The plot twist is one of the riskiest storytelling devices a creator can insert into a work of fiction. Doing it well can create the most memorable endings and sweep an audience off their feet, but brass it up can ruin the whole experience and retroactively remove the logic from the narrative.
Action movies aren’t always lauded for their plots, and many fans are willing to completely ignore the dialogue as long as the fight scenes work. When a creator takes a big narrative swing, they’re often rewarded with praise and success, but bigger swings can lead to much more obvious misfires. Discussing the big twists necessitates giving the game away, so spoilers ahead for every film mentioned.
Indiana Jones and the Kingdom of the Crystal Skull
The fourth entry in one of the most iconic franchises of the 1980s was reviled and disappointing enough to put the adventurer to sleep for around 15 years. Among a number of somewhat interesting ideas, such as Shia LaBeouf in the role of Indy’s illegitimate son, the film struggled to stick the landing. Previous films dealt with examples of real mystical forces and supernatural happenings, but crystal skull went in a slightly different direction. The new relic that Dr. Jones seeks turns out to be the long-abandoned corpse of an old-fashioned gray alien. The film sums it up as badly as possible with “Their knowledge is treasure and their treasure is knowledge”. This big reveal subverts any version of the legend of the actual crystal skulls but also plays into the unpleasant ancient aliens trope. Narratively unfulfilling, logically inconsistent, and generally disappointing, fans will have to wait and hope that the upcoming fifth film improves things.
Almost forgotten less than a year after its entirely unceremonious release, this action film takes a solid premise and fails to bring anything interesting to it. Kate Beckinsale made a gradual transition from dramatic actress to full-blown action star over many years. Her leading role in the long running Underworld franchise made her one of the most iconic leading ladies in action cinema throughout the 2000s. Jolt sought to give the actress a new franchise to dominate and packaged her alongside a stellar cast. Unfortunately, it lacks any narrative innovation and could be predicted by anyone who glanced at the trailer. The film centers on Beckinsale as a woman using electroshock therapy to tone down her violent temper. She dates an accountant who turns up dead early in the story. Unfortunately, he’s portrayed by Jai Courtney, who is far too big a name to appear so briefly, so it’s obvious he’ll be back. When he is back as the main villain, most audiences were too busy seeing it coming to care about how little sense it made.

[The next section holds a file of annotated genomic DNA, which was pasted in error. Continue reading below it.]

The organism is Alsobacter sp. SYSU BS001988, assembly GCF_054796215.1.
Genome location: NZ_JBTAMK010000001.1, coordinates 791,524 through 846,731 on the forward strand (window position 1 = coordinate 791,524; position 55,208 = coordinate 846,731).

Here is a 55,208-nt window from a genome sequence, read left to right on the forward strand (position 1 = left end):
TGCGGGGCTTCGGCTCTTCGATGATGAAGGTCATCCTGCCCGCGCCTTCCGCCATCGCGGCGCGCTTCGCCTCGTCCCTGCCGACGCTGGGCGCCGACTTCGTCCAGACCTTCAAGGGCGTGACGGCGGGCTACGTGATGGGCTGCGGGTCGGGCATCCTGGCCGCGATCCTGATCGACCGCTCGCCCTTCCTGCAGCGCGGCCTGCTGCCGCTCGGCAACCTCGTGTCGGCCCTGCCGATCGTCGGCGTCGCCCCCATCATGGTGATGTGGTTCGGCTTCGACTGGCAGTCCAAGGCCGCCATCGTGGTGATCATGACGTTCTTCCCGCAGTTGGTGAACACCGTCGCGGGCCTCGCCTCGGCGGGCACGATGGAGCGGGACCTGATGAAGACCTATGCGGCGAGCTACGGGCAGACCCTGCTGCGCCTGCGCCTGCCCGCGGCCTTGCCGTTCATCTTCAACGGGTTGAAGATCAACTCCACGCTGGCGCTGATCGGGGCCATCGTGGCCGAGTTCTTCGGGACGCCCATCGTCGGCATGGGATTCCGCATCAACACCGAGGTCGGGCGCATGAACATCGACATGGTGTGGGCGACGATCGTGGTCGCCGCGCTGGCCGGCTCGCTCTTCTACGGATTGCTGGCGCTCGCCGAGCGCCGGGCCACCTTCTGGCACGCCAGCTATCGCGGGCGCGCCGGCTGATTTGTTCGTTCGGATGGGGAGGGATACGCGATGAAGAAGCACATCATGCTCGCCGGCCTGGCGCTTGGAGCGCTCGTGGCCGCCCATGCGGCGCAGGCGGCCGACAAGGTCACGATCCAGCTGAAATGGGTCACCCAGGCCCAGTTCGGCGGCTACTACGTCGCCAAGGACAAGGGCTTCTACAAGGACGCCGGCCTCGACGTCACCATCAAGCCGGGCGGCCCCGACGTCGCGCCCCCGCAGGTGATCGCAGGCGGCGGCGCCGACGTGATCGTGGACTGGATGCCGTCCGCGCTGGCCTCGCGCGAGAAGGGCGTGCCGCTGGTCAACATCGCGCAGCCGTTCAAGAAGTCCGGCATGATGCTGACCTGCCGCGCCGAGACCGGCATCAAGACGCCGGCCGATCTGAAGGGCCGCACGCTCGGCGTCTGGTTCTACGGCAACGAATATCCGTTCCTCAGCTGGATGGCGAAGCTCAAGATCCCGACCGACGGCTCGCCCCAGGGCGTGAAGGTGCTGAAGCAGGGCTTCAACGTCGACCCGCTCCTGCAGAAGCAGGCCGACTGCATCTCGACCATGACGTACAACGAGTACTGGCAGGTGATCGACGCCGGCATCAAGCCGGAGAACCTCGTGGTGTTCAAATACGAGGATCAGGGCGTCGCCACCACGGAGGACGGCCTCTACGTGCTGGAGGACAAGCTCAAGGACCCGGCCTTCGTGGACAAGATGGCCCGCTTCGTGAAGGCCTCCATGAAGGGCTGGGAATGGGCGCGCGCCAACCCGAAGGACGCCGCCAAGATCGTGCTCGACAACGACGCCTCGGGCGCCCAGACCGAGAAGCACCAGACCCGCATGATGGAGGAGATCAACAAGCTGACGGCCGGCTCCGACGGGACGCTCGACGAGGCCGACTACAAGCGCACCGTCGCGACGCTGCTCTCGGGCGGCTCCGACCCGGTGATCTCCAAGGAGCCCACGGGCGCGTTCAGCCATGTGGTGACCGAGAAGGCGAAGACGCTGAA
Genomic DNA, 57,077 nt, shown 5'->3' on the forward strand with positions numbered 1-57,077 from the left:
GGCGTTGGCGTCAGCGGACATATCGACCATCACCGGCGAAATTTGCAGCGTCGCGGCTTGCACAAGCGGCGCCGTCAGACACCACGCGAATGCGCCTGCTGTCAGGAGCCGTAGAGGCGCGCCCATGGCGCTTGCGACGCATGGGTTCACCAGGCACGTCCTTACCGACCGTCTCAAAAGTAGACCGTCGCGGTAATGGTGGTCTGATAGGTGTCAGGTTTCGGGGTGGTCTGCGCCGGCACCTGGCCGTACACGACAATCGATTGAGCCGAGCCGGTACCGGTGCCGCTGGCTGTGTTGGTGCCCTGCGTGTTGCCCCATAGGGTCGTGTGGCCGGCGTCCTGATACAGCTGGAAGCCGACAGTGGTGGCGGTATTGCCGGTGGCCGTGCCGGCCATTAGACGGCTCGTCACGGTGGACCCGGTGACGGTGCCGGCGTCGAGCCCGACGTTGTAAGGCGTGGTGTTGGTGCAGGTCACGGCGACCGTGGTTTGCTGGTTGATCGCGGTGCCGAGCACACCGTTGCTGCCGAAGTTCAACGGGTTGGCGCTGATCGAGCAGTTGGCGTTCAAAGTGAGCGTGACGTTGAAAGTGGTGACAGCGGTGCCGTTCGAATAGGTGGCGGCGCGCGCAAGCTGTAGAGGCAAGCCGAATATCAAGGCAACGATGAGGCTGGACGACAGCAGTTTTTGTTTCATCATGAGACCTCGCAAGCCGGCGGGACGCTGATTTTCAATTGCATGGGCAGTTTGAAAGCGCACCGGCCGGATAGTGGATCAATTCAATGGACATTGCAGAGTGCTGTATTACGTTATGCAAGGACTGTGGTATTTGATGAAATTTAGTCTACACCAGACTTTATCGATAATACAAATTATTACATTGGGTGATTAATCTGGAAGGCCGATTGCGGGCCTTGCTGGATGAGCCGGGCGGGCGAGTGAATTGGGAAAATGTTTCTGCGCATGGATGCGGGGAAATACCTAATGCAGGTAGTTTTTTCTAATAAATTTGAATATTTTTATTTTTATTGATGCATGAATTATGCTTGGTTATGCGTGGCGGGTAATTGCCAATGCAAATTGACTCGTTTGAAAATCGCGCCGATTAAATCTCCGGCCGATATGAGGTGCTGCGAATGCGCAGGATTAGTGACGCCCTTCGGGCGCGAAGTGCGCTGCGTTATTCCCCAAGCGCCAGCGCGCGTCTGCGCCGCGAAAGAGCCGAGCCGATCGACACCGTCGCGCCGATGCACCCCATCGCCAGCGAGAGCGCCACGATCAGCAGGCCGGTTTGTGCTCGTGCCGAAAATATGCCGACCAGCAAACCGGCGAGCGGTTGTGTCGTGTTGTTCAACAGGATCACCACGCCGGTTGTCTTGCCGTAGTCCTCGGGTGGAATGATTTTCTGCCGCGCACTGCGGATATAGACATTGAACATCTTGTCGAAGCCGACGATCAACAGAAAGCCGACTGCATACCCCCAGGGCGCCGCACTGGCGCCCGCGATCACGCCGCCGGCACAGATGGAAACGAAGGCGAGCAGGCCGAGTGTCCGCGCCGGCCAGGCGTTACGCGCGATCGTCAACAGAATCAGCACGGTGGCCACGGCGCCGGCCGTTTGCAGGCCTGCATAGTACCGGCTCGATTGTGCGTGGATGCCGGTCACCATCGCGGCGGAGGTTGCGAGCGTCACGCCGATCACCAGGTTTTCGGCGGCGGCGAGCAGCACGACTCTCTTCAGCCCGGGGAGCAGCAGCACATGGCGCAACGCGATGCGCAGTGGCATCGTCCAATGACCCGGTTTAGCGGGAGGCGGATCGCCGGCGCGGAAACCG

The Dark Knight Rises
Nolan and Bale’s third take on Batman is generally seen as the weakest entry in the franchise. Over the film’s bracing 2-hour and 45-minute runtime, the plot certainly drones on a bit. Marion Cotillard’s Miranda Tate would be a fairly forgettable character if it weren’t for the fact that the third act reveals her to be the villain. This choice makes no sense, as it leaves Bane as a boring henchman and gives the main final boss only a couple of minutes to explore the space. There are a few tiny hints towards the big reveal, but Talia al Ghul’s first on-screen appearance lacks most of what fans like about the character and doesn’t make much sense as a reveal.
Now You See Me
This 2013 oddity asks the crucial question, what if the crew from Ocean’s Eleven were a bunch of unlikable stage magicians? By the end of the film, The Four Horseman successfully evades the FBI and pulls off their masterful multi-million dollar heist. The big reveal at the end of the film places Mark Ruffalo’s hard-bitten FBI agent on their team. Surprise, Dylan Rhodes has been orchestrating the entire narrative behind the scenes. The way the story is told feels as if the writers came up with the story chronologically and Rhodes’ betrayal was actually written down after every other aspect of the character’s actions. Most of Now You See Me doesn’t make much sense, but the big reveal at the end is the apex of lazy subversion of expectations.
Planet of the Apes
The 1968 original film featured one of the strongest twist endings in cinematic history, but the 2001 remake didn’t live up to its expectations. The story of the decades-long journey that became this remake is one of the most notorious disasters in Hollywood history. It’s kind of a wonder that the movie came out at all. When it did finally come out it was a financial success, but less than beloved but critics. The big reveal at the end of the movie was part of the problem. Mark Wahlberg’s Captain Davidson accidentally travels back in time on his way to Earth and winds up in Washington DC He lands in front of the Lincoln Memorial, which is identical, except he’s an ape. How did the apes take over humanity in the past? No one knows, and since the sequel never came out and the film was rebooted a decade later, no one ever will.
MORE: 5 Nonsensical Plot Twists In Horror Movies